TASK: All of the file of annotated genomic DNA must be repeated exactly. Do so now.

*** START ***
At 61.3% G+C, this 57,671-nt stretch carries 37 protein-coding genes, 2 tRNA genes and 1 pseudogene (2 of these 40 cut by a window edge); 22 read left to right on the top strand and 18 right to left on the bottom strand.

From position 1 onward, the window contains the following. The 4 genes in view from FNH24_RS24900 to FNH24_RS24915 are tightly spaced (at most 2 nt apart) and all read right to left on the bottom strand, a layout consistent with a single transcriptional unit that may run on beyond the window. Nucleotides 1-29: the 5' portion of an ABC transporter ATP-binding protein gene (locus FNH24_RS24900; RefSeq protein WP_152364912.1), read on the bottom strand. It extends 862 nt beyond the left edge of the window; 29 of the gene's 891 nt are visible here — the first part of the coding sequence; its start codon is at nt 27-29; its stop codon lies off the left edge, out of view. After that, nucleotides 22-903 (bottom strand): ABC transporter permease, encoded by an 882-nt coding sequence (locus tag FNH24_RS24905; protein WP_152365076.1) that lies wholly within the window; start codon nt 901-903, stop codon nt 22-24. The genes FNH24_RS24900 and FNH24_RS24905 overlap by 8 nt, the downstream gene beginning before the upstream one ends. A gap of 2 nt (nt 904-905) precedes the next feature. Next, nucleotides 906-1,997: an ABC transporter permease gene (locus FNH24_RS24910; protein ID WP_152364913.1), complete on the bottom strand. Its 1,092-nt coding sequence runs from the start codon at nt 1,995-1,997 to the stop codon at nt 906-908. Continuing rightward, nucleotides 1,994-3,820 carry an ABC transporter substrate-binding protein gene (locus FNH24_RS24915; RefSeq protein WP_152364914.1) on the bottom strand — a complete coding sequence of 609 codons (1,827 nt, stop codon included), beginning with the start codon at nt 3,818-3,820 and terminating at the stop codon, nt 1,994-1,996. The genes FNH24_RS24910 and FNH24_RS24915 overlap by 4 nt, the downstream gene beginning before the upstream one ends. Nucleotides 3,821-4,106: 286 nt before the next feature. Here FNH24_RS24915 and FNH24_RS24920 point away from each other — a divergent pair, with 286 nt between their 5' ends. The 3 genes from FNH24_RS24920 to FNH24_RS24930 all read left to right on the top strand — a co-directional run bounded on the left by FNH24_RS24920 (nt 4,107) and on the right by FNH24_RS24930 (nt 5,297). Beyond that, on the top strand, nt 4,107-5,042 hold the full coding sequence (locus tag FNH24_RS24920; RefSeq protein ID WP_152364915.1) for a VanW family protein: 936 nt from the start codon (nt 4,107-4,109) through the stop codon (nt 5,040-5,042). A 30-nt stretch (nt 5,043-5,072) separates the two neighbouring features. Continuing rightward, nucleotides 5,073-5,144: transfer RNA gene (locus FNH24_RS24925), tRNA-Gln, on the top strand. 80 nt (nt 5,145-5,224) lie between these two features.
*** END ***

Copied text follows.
At 61.3% G+C, this 57,671-nt stretch carries 37 protein-coding genes, 2 tRNA genes and 1 pseudogene (2 of these 40 cut by a window edge); 22 read left to right on the top strand and 18 right to left on the bottom strand.

From position 1 onward, the window contains the following. The 4 genes in view from FNH24_RS24900 to FNH24_RS24915 are tightly spaced (at most 2 nt apart) and all read right to left on the bottom strand, a layout consistent with a single transcriptional unit that may run on beyond the window. Nucleotides 1-29: the 5' portion of an ABC transporter ATP-binding protein gene (locus FNH24_RS24900; RefSeq protein WP_152364912.1), read on the bottom strand. It extends 862 nt beyond the left edge of the window; 29 of the gene's 891 nt are visible here — the first part of the coding sequence; its start codon is at nt 27-29; its stop codon lies off the left edge, out of view. After that, nucleotides 22-903 (bottom strand): ABC transporter permease, encoded by an 882-nt coding sequence (locus tag FNH24_RS24905; protein WP_152365076.1) that lies wholly within the window; start codon nt 901-903, stop codon nt 22-24. The genes FNH24_RS24900 and FNH24_RS24905 overlap by 8 nt, the downstream gene beginning before the upstream one ends. A gap of 2 nt (nt 904-905) precedes the next feature. Next, nucleotides 906-1,997: an ABC transporter permease gene (locus FNH24_RS24910; protein ID WP_152364913.1), complete on the bottom strand. Its 1,092-nt coding sequence runs from the start codon at nt 1,995-1,997 to the stop codon at nt 906-908. Continuing rightward, nucleotides 1,994-3,820 carry an ABC transporter substrate-binding protein gene (locus FNH24_RS24915; RefSeq protein WP_152364914.1) on the bottom strand — a complete coding sequence of 609 codons (1,827 nt, stop codon included), beginning with the start codon at nt 3,818-3,820 and terminating at the stop codon, nt 1,994-1,996. The genes FNH24_RS24910 and FNH24_RS24915 overlap by 4 nt, the downstream gene beginning before the upstream one ends. Nucleotides 3,821-4,106: 286 nt before the next feature. Here FNH24_RS24915 and FNH24_RS24920 point away from each other — a divergent pair, with 286 nt between their 5' ends. The 3 genes from FNH24_RS24920 to FNH24_RS24930 all read left to right on the top strand — a co-directional run bounded on the left by FNH24_RS24920 (nt 4,107) and on the right by FNH24_RS24930 (nt 5,297). Beyond that, on the top strand, nt 4,107-5,042 hold the full coding sequence (locus tag FNH24_RS24920; RefSeq protein ID WP_152364915.1) for a VanW family protein: 936 nt from the start codon (nt 4,107-4,109) through the stop codon (nt 5,040-5,042). A 30-nt stretch (nt 5,043-5,072) separates the two neighbouring features. Continuing rightward, nucleotides 5,073-5,144: transfer RNA gene (locus FNH24_RS24925), tRNA-Gln, on the top strand. 80 nt (nt 5,145-5,224) lie between these two features.